On April 29, two Russian opposition activists reported that their Telegram messenger accounts had been hacked remotely. Georgy Alburov, a leading member of the Anti-Corruption Foundation, and Oleg Kozlovsky, the director of the Vision of Tomorrow Center in Moscow, believe unauthorized access to their accounts was obtained through tampering with the app's SMS login feature. They suspect the Russian government was involved in the hack.
У кого ночью взломали телеграм, тот я. Интересно, как это возможно? СМС с помощью МТС перехватили? pic.twitter.com/K17uMQhIe6
— Георгий Албуров (@alburov) April 29, 2016
Who had their Telegram hacked last night? Me. I wonder, how is this possible? Hijacked text messages with MTS’ assistance?
— Олег Козловский (@kozlovsky) April 29, 2016
Here's what it looks like. @Telegram, can you deal with this?
What Happened Exactly?
The activists note that, according to the messages they received, the unauthorized access attempts on April 29 were made from the same IP-address in New York. Alburov also noted that the hackers used an unofficial, little-known Telegram command line client, TelegramCli, to access their accounts.
While both activists eventually received suspicious login notifications, they did not receive any notices of password changes or authentication requests, and only learned about access attempts because Telegram alerted them that a new device had accessed their accounts.
So how did the hackers gain access to Telegram?
Alburov and Kozlovsky appealed to the Telegram support service, and received a reply saying their accounts were accessed through text-based authorization, which allows users to connect new devices to Telegram accounts simply by entering a verification code received via text message. Because neither Alburov nor Kozlovsky had enabled two-step verification on their accounts, the hackers were able to gain entry.
Who Is Behind the Attack?
The question remains: How did the hackers get the text message without the account owners seeing it? Kozlovsky grilled the technical support staff at MTS, one of Russia's largest cell service providers, and discovered that text-message delivery for his SIM card was switched off for several hours during the night his Telegram account was hacked. Though an MTS spokesperson later denied any “intentional” activity aimed at disabling services, Kozlovsky believes the provider is directly implicated in the incident. The activist summarized his findings in a Facebook post attempting to recreate the events:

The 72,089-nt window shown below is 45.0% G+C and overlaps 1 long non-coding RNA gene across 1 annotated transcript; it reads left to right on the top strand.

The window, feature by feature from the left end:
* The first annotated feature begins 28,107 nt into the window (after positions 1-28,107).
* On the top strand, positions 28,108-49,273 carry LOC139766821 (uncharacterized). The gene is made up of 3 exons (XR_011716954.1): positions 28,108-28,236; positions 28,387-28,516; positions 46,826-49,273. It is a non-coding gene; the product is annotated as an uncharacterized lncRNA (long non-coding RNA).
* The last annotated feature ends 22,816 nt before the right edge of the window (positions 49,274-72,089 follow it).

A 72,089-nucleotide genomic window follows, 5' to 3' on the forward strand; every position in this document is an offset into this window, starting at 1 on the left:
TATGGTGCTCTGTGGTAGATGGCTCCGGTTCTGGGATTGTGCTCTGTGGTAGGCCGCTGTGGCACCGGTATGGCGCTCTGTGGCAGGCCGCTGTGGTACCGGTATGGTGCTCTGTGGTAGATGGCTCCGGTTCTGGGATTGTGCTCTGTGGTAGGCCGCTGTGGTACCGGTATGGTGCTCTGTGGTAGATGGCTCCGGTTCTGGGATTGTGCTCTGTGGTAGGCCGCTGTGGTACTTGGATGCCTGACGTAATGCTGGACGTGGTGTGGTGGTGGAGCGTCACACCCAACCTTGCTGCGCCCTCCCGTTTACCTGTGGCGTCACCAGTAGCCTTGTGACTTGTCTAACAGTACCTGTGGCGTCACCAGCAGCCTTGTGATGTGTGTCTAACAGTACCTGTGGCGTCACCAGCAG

События развивались следующим образом:
В 2:25 ночи отдел технологической безопасности МТС отключает мне сервис доставки SMS-сообщений.
Через 15 минут, в 2:40, кто-то с Unix-консоли по IP-адресу 126.96.36.199 (это один из серверов анонимайзера Tor) отправил в Telegram запрос на авторизацию нового устройства с моим номером телефона.
Мне было отправлено SMS с кодом, которое доставлено не было (сервис для меня отключен).
В 3:08 злоумышленник вводит код авторизации и получает доступ к моему аккаунту. Telegram присылает мне автоматическое уведомление об этом (которое я прочитаю только утром).
В 3:12 аналогичным образом с того же IP-адреса (т.е. через ту же сессию Tor) взламывается аккаунт Жоры Албурова.
В 4:55 отдел технологической безопасности МТС вновь включает мне сервис доставки SMS.
Причину отключения и включения сервиса МТС мне назвать отказалось, предложив написать письменный запрос.
Here is how the events unfolded:
At 2:25am the technical security department of MTS disables the text message delivery service for my number.
15 minutes later, at 2:40am, someone uses a Unix console via the IP-address 188.8.131.52 (this is a Tor anonymizer exit node) to send Telegram a request to authorize a new device to work with my phone number.